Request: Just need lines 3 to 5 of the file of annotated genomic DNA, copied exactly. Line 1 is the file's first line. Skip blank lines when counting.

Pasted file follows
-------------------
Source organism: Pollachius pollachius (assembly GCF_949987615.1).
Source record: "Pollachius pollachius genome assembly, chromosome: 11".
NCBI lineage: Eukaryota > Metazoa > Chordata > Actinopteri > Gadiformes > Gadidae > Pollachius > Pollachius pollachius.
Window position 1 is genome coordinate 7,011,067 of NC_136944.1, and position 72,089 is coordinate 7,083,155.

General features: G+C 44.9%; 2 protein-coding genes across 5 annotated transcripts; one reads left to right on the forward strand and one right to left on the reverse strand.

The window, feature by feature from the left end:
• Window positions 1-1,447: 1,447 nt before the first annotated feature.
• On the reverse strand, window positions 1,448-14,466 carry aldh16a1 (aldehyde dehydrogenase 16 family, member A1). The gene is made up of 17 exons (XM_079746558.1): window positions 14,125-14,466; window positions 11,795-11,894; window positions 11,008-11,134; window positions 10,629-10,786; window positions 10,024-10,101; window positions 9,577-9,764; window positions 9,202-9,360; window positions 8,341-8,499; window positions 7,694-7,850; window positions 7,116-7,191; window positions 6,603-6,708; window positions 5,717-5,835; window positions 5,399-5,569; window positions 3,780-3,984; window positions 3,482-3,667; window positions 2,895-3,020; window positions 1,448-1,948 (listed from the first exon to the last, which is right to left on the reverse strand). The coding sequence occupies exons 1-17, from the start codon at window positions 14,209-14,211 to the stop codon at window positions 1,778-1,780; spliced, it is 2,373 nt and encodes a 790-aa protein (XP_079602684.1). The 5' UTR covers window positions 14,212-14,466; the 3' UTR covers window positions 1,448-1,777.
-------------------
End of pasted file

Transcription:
NCBI lineage: Eukaryota > Metazoa > Chordata > Actinopteri > Gadiformes > Gadidae > Pollachius > Pollachius pollachius.
Window position 1 is genome coordinate 7,011,067 of NC_136944.1, and position 72,089 is coordinate 7,083,155.

General features: G+C 44.9%; 2 protein-coding genes across 5 annotated transcripts; one reads left to right on the forward strand and one right to left on the reverse strand.